Wandmakers are few, and have individual techniques
The magical world is not like the modern one. There are only a handful of wandmakers, and only one who is any good:
“But wands — what’ll people do for wands?”
“They’ll make do with other
makers,” said Lupin. “But Ollivander was the best, and if the other
side have got him it’s not so good for us.”
Harry Potter and the Half-Blood Prince
Garrick Ollivander, for example, was the one who decided to use only certain cores in his wand production:
Early in my career, as I watched my wandmaker father wrestling with
substandard wand core materials such as kelpie hair, I conceived the
ambition to discover the finest cores and to work only with those when
my time came to take over the family business. This I have done. After
much experimentation and research, I concluded that only three
substances produce wands of the quality to which I am happy to give
the illustrious name of Ollivander: unicorn hair, dragon heartstring
and phoenix feather.
Other wandmakers have other techniques, and may well be secretive about them, particularly when it comes to sharing them with scorned groups (such as goblins). It is this last point, I think, that Griphook references: it would seem that no wandmaker to date was been willing to share sufficient details of wandmaking with goblins to enable them to make a working wand, and it is difficult to attribute this to anything but widespread prejudice.
As for figuring out how to build a wand given the finished product….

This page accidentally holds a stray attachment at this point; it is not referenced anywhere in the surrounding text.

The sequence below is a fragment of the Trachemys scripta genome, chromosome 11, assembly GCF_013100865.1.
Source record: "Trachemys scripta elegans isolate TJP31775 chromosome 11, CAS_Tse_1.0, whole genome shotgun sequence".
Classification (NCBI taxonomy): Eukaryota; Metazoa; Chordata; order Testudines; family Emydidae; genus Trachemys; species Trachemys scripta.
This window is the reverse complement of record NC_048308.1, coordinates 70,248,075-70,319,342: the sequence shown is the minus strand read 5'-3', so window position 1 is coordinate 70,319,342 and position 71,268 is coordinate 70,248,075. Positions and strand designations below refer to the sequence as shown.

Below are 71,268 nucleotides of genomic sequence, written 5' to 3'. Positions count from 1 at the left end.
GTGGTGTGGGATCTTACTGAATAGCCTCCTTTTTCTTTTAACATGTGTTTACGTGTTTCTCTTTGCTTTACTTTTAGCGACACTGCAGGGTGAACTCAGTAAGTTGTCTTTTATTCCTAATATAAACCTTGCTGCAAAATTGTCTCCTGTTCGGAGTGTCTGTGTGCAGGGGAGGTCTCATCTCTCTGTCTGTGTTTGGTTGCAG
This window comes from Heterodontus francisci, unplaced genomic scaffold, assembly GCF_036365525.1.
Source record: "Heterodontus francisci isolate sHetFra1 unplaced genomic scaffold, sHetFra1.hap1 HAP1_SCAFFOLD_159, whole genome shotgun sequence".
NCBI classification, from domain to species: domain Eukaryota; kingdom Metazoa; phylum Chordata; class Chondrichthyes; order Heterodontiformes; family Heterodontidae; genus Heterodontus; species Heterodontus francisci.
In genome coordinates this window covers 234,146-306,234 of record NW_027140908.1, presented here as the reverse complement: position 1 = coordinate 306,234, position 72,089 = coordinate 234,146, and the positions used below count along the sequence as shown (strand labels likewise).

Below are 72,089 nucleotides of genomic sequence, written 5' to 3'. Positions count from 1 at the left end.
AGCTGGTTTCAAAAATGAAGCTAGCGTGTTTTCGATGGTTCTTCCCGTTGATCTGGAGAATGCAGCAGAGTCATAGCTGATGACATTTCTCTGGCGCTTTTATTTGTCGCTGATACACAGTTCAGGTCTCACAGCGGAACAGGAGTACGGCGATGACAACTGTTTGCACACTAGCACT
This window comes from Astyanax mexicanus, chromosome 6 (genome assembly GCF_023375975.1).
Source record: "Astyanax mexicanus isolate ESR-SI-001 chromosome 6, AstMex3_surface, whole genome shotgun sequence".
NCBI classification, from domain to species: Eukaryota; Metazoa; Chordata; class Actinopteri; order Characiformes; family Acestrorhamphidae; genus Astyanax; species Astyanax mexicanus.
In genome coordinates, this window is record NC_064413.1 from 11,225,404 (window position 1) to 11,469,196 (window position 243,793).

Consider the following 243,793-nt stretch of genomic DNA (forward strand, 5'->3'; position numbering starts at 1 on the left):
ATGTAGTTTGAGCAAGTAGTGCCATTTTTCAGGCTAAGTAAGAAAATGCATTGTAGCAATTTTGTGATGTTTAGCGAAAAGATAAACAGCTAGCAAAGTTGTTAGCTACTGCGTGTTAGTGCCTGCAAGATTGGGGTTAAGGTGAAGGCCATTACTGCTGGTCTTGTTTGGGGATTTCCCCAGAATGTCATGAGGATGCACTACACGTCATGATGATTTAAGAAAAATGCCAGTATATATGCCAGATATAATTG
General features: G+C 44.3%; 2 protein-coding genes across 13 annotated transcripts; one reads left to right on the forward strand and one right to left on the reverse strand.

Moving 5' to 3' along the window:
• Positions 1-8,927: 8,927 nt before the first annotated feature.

Compare this to say, the real-world task of building a emulator for the 3DS. It took years from the the release of the 3DS to get to a stage where the best working emulators could barely play modern games. Now imagine if the secret of building a 3DS had been developed and passed down in only a few families. We’re dealing with a far smaller scale here than modern industrial production.
I’m not aware of any evidence of non-human magic users successfully creating a wand in canon, though.
It’s also not totally clear that the details of wandlore can easily be “reverse-engineered” from a stolen wand, and, even if they could be, the results would likely be far less than a wandmaker such as Ollivander, with all his tricks of the trade, could accomplish. For example, goblins also keep their secrets of magical metal-working from witches and wizards, and I am not aware of any wizards successfully reproducing, say, goblin-made silver.
But the main obstacle is legal
It’s not impossible that a goblin might successfully create a wand (though, without the knowledge imparted by a wandmaking family, it would probably not be quite as good as it could be). The problem is that such a process would probably be illegal. We know that no non-human can use a wand:
“Here, look.” Mr. Diggory held up a wand and showed it to Mr. Weasley.
“Had it in her hand. So that’s clause three of the Code of Wand Use
broken, for a start. No non-human creature is permitted to carry or
use a wand.”
Harry Potter and the Goblet of Fire
It is highly likely that it is also illegal for a non-human to attempt to make a wand, or for a human wandmaker to share the details of wandlore with a goblin or other magical being. In other words, the the refusal to “share the secrets of wandlore” is likely codified into law, which would add to the reluctance of goblin to try to make a wand, or a human wizard or witch to share secrets about wand-making.
As a side note, even in the modern world, there are secrets of engineering that are successfully kept secret from the majority of people (besides the previously-mentioned proprietary systems, such as the 3DS). For example, this answer suggests that the principles behind building a thermonuclear weapon are at least partly secret (an ordinary atomic bomb, though, is a apparently trivial).